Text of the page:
2A: Detecting agency notifies Jurisdictional Authority of new AIS.

2B: Jurisdictional Authority directs “Central Communication Officer” to alert “Invasive Species Response Coordinators” at other agencies of the presence of new AIS. Note: “Invasive Species Response Coordinators” may proactively begin to identify possible experts and available resources within their agency at this time.

2C: Jurisdictional Authority notifies “Public Communication Officer” of the presence of the new AIS. A public message may be issued at this time. 

Protocol Phase 3: Rapid Assessment and Management Decision
In this phase the jurisdictional authority must quickly assess the potential impacts of the new invader, the control methods that could be used, and the resources which could be devoted to a response effort. It is critically important for an agency to have the benefit of as much expert advice as possible in this phase, so that an informed management decision can be made by the jurisdictional authority.

3A: Jurisdictional Authority leads the formation of an ad hoc “Scientific Assessment Committee” consisting of knowledgeable experts on the particular species and experts with experience with control methods. Because these experts may not be commonly known, the Authority may request participation from other agencies via the “Central Communication Officer” to the “Invasive Species Response Coordinators”, who will follow up on the request within their respective agencies.

3B: The ad hoc “Scientific Assessment Committee” will quickly: assess life history of species, assess potential impacts of species, and assess possible control methods. As an end product, the “Scientific Assessment Committee” provides management options to Jurisdictional Authority.

3C: Jurisdictional Authority deliberates and makes a management decision. Options may include: further exploration of spatial extent, immediate eradication of known population, monitoring to track ecosystem change, etc.

3D: The “Central Communication Officer” notifies Agency “Invasive Species Response Coordinators” of the Management Decision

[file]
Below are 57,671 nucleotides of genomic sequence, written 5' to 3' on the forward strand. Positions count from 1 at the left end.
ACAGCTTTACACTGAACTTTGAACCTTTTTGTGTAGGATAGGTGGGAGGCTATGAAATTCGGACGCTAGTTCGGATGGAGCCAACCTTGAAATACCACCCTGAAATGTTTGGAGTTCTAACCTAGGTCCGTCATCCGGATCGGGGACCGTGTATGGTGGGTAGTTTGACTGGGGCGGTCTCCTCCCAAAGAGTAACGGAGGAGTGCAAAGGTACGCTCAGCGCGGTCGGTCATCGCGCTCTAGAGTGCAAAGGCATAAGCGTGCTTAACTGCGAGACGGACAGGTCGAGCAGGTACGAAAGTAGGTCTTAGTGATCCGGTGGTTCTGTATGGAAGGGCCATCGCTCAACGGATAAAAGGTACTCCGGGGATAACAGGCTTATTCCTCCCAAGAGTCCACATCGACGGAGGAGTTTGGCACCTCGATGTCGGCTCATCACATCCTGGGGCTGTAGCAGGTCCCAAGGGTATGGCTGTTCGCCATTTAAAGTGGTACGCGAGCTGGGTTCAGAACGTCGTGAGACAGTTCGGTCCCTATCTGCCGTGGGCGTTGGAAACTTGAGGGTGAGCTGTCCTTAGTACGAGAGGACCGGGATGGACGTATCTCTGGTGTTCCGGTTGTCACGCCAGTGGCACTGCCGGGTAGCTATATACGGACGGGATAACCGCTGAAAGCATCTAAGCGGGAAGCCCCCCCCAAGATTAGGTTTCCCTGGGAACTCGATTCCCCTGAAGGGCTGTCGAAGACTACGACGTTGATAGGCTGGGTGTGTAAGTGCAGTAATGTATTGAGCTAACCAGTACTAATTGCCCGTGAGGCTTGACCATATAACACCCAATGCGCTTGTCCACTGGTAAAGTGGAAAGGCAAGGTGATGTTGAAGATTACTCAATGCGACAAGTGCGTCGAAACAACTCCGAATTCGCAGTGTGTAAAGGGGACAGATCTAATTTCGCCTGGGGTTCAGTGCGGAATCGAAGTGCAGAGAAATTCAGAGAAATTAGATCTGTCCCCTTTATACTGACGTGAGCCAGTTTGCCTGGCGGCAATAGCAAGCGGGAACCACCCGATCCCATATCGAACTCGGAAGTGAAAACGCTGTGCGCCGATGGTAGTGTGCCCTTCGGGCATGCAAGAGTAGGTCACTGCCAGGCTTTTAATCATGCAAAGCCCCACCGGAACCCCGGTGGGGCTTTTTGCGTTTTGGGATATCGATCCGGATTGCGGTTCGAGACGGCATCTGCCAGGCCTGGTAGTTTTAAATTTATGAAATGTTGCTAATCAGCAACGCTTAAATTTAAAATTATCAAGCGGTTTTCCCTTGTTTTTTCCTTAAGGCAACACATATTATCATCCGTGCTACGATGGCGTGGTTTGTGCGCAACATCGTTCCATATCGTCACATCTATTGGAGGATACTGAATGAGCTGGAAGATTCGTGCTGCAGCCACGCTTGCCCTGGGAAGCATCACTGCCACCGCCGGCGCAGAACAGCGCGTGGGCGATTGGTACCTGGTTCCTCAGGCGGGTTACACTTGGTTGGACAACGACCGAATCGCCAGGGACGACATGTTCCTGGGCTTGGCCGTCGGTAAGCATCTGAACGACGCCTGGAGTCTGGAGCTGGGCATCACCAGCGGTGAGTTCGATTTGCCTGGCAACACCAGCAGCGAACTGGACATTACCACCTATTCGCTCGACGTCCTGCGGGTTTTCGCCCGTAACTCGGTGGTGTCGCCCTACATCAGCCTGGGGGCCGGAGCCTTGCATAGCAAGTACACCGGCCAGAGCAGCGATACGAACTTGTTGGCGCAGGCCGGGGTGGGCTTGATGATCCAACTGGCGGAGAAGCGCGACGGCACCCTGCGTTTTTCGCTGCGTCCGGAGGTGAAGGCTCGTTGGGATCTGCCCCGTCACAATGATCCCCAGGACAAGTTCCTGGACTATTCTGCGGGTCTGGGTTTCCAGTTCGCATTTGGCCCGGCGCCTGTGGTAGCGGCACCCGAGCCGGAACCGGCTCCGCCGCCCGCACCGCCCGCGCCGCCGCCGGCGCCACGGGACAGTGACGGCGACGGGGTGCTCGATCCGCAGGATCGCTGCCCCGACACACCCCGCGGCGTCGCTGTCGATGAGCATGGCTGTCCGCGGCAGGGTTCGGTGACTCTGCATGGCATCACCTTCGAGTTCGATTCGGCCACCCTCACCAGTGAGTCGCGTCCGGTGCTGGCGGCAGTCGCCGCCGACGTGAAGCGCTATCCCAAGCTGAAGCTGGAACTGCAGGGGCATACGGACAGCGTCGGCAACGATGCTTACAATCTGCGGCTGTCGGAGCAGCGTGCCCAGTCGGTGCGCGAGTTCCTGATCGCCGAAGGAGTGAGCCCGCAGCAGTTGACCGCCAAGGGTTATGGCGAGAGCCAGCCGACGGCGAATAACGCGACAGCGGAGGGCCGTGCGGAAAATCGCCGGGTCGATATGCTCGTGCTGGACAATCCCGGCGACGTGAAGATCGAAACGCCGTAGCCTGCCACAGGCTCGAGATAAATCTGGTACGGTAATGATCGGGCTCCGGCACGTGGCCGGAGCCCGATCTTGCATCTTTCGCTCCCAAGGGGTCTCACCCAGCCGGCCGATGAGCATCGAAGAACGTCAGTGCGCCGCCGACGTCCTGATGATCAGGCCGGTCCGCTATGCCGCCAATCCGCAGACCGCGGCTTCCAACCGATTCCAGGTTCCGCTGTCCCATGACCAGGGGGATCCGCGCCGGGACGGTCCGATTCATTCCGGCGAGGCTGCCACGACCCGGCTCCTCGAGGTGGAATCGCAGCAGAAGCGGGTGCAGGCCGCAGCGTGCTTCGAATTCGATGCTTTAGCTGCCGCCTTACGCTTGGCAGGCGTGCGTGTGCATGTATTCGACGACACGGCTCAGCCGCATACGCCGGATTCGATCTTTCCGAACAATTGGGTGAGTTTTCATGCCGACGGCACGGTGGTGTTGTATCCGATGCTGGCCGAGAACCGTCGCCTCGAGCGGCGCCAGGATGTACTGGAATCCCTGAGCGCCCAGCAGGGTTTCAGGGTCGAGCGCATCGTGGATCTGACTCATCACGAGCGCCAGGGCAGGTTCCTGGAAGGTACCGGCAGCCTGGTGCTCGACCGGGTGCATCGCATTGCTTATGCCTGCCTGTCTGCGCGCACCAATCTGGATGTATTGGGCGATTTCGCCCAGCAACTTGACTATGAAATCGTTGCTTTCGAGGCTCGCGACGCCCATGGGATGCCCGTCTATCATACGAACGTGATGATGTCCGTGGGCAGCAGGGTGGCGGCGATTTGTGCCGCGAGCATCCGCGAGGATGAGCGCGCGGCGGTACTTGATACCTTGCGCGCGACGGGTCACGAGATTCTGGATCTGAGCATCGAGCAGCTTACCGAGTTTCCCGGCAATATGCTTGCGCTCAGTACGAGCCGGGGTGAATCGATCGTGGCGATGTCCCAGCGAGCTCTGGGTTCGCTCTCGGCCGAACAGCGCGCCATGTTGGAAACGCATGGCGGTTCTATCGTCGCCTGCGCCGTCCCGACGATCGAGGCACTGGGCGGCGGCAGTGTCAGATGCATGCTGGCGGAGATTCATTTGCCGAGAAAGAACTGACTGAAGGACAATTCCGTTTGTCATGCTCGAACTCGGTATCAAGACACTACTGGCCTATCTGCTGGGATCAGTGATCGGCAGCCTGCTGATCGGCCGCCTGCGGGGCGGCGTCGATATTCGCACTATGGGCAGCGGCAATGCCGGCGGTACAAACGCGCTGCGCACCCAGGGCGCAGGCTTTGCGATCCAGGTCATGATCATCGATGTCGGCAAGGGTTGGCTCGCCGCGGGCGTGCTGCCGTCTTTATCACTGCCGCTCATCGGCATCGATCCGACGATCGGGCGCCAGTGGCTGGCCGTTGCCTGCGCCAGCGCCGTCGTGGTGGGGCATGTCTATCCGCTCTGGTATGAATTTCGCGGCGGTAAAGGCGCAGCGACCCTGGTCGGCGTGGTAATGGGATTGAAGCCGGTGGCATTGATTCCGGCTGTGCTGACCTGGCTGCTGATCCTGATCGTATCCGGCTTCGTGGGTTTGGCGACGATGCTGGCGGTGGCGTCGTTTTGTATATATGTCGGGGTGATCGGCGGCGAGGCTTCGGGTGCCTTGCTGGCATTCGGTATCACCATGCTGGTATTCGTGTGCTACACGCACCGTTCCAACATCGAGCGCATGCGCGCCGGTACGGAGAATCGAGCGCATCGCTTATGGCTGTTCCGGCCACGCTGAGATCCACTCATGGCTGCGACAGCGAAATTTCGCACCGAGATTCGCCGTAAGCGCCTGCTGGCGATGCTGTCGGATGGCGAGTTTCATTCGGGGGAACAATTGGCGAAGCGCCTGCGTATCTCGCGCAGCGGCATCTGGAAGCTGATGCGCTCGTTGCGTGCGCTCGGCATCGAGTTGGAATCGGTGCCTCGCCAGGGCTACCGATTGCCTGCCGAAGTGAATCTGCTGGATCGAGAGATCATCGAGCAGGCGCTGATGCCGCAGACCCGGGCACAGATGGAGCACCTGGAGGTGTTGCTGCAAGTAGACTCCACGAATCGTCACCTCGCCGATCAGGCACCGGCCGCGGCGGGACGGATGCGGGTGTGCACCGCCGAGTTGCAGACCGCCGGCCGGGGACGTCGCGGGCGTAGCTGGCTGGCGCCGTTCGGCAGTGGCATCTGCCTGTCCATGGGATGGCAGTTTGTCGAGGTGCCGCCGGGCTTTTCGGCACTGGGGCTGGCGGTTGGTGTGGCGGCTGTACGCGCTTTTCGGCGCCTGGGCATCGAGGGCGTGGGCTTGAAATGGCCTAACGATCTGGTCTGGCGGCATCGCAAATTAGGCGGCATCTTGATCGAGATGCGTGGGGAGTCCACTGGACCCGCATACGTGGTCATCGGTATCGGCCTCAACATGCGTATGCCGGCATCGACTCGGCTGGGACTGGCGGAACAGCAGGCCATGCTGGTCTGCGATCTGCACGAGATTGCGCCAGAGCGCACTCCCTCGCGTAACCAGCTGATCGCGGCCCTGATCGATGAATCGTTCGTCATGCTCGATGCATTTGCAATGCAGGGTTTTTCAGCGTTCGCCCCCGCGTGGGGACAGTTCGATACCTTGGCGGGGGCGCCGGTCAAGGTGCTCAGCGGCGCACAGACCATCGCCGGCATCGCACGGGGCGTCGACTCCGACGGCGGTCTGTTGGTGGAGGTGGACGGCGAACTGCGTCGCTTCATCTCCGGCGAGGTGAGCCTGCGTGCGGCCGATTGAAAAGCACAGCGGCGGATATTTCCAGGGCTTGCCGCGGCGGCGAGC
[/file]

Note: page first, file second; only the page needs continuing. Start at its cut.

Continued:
3E: “Public Communications Officer” may issue public message on Management Decision

 Protocol Phase 4: Implementation Phase of Species/Site-specific Response
From this point onward, response planning will likely be species/site-specific and te complexity of the next steps is beyond describing in a general communication protocol. However, all the appropriate contacts will have been made during the early phases of the rapid response effort. In addition, the points of contact included above (“Central Communication Officer”, “Public Communications Officer”, and “Invasive Species Response Coordinators”) would likely be useful components during the implementation stage as well.

 IV. Relationship with Existing Forums

 Great Lakes ANS Panel
 The Great Lakes Panel on Aquatic Nuisance Species has worked to prevent and control the occurrence of aquatic nuisance species in the Great Lakes. The panel was officially convened in late 1991 in response to section 1203 of the Nonindigenous Aquatic Nuisance Prevention and Control Act of 1990 (P.L. 101-646) In establishing the Great Lakes Panel on Aquatic Nuisance Species, Congress recognized that providing sound advice to the ANS Task Force from experts in a highly-impacted region could make a substantial contribution to the collective management effort at both a regional and national level. The panel consists of representatives from government (State, Provincial, Federal, and Tribal), business and industry, universities, citizen environmental groups and others.

 The Panel is well-positioned to play a significant role in this effort, and has developed the Model Rapid Response Plan for Great Lakes Aquatic Invasions. In December 13-14, 2006 in Ann Arbor, Michigan they specifically discussed the rapid response issue. They are currently in the process of developing an ad hoc rapid response subcommittee. It will be important to ensure coordination with this subcommittee as the GLRC invasive initiative moves forward. The expertise of participating agencies should greatly inform and refine the implementation of the GLRC effort. 

Federal AIS Rapid Response Subcommittee
The FAISRR subcommittee was formed in 2006 in response to the Federal Near Term Action Plan in support of the GLRC Strategy:

  • The Federal Interagency Task Force will explore creating a Rapid Response Subcommittee under the Regional Working Group to serve as a central point of contact for information and activities related to invasive species rapid response efforts.

Discussions within the Federal Rapid Response Subcommittee have contributed to the proposed GLRC Protocol. In these discussions, the Subcommittee recognized the key role the jurisdictional authority has in a rapid response effort and the need for coordinating and supporting non-federal partners.  The FAISRR subcommittee will continue to function as federal points of contact and as a forum for helping coordinate federal actions in a rapid response effort.


[1] Developed at the direction of the GLRC Executive Committee and reflecting all Agency comments.
 

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Photo credit: Copyright Center for Great Lakes and Aquatic Sciences

Last updated: August 22, 2007